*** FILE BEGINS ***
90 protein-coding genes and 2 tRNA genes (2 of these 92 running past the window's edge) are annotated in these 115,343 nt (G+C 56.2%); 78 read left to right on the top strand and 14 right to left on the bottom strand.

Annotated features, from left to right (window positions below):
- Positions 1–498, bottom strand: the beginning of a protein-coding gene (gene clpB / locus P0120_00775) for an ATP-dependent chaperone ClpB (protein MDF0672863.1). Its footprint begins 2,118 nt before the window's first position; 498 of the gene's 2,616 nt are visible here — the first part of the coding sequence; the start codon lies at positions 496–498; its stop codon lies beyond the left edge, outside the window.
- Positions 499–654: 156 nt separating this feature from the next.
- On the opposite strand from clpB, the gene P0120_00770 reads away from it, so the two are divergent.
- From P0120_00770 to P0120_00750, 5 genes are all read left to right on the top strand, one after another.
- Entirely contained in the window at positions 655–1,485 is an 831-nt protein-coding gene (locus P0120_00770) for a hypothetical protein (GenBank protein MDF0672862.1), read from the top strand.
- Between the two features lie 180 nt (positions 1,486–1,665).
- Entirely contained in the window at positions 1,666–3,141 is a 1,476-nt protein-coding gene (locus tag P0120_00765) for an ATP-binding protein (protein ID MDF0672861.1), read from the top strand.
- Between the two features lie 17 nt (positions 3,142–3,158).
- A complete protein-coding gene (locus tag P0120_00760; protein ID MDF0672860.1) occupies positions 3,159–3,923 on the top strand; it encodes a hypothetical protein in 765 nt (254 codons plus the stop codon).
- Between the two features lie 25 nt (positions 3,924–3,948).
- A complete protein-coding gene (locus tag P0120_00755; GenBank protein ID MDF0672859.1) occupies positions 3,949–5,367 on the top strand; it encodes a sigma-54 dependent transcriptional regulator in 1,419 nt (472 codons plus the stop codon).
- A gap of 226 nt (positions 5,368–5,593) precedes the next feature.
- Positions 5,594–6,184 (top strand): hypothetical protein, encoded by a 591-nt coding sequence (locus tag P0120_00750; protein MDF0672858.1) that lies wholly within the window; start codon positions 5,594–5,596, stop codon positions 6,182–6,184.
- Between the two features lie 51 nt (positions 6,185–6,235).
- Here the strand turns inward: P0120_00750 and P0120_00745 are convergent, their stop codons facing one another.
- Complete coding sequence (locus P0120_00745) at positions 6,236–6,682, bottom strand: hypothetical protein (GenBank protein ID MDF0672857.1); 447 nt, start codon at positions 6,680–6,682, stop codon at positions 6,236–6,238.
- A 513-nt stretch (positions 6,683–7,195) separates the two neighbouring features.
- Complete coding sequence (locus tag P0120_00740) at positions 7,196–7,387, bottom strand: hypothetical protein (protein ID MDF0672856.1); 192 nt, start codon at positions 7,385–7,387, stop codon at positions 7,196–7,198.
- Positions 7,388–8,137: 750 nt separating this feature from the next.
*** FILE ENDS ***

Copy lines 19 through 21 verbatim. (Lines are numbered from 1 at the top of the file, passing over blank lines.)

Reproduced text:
- A 513-nt stretch (positions 6,683–7,195) separates the two neighbouring features.
- Complete coding sequence (locus tag P0120_00740) at positions 7,196–7,387, bottom strand: hypothetical protein (protein ID MDF0672856.1); 192 nt, start codon at positions 7,385–7,387, stop codon at positions 7,196–7,198.
- Positions 7,388–8,137: 750 nt separating this feature from the next.